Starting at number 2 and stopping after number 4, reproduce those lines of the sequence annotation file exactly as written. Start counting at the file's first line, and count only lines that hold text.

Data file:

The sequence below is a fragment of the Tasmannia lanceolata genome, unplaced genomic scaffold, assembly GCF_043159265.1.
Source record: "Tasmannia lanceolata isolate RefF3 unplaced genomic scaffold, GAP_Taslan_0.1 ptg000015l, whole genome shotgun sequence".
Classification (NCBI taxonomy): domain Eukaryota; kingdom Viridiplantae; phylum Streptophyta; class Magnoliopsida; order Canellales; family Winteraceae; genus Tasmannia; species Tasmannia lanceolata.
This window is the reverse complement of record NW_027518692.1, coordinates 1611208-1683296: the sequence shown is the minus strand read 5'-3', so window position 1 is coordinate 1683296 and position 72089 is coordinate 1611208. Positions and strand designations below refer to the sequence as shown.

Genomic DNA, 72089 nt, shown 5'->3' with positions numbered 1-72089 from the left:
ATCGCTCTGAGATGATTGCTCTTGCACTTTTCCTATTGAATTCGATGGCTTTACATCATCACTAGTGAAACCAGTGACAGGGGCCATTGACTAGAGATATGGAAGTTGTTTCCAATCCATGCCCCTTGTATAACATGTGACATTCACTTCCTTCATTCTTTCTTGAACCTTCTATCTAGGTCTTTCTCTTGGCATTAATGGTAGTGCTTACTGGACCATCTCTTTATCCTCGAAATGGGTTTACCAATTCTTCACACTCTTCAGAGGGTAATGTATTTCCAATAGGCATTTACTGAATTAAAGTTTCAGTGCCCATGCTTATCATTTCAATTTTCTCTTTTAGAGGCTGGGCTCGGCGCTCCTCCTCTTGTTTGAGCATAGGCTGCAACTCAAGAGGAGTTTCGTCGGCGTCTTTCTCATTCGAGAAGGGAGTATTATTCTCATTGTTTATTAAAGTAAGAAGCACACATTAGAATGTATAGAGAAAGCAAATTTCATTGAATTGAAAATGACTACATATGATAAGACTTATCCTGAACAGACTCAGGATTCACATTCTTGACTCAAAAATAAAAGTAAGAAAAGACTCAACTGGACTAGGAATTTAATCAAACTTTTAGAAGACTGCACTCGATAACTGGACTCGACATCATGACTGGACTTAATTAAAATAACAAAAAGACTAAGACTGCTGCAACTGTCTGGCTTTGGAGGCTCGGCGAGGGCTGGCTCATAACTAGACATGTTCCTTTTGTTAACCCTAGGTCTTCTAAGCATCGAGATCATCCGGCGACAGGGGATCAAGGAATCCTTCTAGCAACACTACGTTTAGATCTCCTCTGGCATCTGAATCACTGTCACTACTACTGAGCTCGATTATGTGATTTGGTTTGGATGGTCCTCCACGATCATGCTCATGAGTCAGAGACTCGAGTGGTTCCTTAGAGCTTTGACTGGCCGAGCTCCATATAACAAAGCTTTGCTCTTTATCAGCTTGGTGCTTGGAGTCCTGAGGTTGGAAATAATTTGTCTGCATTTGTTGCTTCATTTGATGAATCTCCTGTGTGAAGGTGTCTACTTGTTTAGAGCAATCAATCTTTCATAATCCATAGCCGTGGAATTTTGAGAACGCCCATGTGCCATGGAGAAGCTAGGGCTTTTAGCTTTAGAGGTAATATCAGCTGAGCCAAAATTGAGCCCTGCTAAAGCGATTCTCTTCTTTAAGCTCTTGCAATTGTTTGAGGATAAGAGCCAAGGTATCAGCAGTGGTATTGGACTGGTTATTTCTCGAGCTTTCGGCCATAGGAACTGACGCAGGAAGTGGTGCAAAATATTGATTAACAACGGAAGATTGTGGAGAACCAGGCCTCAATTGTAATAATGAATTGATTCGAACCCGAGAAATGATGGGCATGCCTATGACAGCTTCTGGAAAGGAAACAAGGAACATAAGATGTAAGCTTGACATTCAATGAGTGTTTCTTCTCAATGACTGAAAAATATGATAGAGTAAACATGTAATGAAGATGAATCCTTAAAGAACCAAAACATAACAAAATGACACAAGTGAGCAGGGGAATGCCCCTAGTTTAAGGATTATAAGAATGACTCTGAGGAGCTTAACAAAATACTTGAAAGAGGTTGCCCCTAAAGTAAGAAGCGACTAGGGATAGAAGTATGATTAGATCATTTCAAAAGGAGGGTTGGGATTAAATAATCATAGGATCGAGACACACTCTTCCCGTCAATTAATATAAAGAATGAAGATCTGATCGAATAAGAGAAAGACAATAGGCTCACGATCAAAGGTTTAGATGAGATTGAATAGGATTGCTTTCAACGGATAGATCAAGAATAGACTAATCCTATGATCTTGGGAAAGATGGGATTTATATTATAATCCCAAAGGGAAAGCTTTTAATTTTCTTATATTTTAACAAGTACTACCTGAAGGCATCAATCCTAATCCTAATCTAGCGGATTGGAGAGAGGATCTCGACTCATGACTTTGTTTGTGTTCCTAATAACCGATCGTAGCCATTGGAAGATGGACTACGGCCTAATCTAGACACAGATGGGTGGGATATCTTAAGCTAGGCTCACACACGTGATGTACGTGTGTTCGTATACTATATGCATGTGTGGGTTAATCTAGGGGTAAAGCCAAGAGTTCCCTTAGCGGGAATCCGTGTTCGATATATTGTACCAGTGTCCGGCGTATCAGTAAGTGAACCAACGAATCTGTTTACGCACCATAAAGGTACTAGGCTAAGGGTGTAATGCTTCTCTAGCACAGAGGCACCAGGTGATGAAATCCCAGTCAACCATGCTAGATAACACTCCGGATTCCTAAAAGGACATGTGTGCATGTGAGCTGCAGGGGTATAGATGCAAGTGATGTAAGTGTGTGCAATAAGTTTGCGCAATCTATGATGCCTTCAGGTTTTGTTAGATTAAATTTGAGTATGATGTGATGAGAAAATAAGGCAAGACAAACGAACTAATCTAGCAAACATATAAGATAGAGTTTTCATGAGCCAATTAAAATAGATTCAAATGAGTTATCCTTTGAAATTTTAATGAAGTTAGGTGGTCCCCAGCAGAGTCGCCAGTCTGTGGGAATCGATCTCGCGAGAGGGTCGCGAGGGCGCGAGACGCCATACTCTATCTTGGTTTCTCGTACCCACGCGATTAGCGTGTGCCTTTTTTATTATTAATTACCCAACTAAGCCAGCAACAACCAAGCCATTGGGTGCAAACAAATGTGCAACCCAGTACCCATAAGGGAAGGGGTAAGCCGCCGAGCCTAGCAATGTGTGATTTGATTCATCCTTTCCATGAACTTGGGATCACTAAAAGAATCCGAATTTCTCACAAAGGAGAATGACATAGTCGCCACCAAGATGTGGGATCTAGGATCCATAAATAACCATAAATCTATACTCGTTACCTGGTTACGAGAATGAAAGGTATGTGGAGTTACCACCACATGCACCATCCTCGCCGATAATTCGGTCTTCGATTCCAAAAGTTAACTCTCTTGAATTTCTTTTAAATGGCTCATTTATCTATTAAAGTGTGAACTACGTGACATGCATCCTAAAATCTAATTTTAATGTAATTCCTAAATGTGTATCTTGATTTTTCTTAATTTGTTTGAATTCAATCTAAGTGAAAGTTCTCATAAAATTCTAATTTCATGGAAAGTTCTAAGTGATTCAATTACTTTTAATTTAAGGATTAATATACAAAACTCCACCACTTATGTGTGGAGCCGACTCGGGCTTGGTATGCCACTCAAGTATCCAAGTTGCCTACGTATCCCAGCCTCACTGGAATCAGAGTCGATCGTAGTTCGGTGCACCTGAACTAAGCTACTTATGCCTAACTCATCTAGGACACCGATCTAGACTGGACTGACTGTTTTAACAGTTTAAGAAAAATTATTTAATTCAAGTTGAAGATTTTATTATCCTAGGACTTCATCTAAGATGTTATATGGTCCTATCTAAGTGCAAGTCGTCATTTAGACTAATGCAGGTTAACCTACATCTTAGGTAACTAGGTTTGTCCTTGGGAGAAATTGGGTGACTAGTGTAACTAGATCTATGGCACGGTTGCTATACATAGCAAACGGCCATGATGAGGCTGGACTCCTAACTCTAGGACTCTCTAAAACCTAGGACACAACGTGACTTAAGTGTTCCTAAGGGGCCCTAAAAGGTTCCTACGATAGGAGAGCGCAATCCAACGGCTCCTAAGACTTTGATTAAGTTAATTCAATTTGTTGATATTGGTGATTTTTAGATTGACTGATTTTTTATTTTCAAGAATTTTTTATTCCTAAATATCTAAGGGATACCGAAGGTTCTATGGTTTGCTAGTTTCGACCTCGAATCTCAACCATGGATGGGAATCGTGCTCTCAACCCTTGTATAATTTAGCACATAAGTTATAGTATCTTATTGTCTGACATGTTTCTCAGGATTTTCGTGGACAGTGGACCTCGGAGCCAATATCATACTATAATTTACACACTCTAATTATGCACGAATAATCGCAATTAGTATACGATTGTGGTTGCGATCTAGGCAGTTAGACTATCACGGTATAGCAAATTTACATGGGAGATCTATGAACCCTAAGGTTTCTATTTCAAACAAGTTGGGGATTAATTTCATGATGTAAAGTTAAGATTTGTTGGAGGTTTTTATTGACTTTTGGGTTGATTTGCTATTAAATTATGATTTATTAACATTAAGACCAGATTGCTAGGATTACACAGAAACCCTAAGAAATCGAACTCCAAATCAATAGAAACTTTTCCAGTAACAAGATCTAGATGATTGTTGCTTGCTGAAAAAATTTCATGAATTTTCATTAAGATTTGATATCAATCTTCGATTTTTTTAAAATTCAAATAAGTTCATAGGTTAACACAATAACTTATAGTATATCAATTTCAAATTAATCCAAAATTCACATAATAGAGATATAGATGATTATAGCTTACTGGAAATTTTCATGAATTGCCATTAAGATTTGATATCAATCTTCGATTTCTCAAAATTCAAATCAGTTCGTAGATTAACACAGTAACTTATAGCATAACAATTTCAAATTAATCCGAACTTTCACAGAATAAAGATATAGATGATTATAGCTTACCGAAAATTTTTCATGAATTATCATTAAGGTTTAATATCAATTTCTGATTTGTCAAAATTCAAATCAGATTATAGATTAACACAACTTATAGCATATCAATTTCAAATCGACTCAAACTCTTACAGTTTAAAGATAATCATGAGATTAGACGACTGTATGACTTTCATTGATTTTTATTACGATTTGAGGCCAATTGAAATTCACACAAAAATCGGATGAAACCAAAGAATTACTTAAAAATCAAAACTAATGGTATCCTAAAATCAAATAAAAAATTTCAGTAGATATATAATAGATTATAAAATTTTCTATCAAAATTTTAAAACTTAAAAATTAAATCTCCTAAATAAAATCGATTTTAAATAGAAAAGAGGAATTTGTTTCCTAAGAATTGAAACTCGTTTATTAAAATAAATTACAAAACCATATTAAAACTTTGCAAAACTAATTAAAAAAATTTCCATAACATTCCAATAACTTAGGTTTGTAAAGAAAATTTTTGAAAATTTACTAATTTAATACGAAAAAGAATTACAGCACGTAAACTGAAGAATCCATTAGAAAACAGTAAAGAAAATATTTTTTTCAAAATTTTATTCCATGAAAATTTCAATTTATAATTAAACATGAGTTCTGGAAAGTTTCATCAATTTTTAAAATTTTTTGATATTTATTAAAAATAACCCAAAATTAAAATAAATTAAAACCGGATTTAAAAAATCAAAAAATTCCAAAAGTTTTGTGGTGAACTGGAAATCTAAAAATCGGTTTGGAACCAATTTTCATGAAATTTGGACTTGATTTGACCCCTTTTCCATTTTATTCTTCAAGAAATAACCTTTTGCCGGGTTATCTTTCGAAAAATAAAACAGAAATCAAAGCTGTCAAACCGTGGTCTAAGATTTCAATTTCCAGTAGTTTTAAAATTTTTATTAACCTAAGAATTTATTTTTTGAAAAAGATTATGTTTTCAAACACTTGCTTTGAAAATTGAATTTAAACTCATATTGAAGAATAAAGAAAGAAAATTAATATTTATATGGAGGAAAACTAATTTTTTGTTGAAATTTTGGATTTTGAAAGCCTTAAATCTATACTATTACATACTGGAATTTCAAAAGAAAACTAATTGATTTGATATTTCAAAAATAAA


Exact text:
Source record: "Tasmannia lanceolata isolate RefF3 unplaced genomic scaffold, GAP_Taslan_0.1 ptg000015l, whole genome shotgun sequence".
Classification (NCBI taxonomy): domain Eukaryota; kingdom Viridiplantae; phylum Streptophyta; class Magnoliopsida; order Canellales; family Winteraceae; genus Tasmannia; species Tasmannia lanceolata.
This window is the reverse complement of record NW_027518692.1, coordinates 1611208-1683296: the sequence shown is the minus strand read 5'-3', so window position 1 is coordinate 1683296 and position 72089 is coordinate 1611208. Positions and strand designations below refer to the sequence as shown.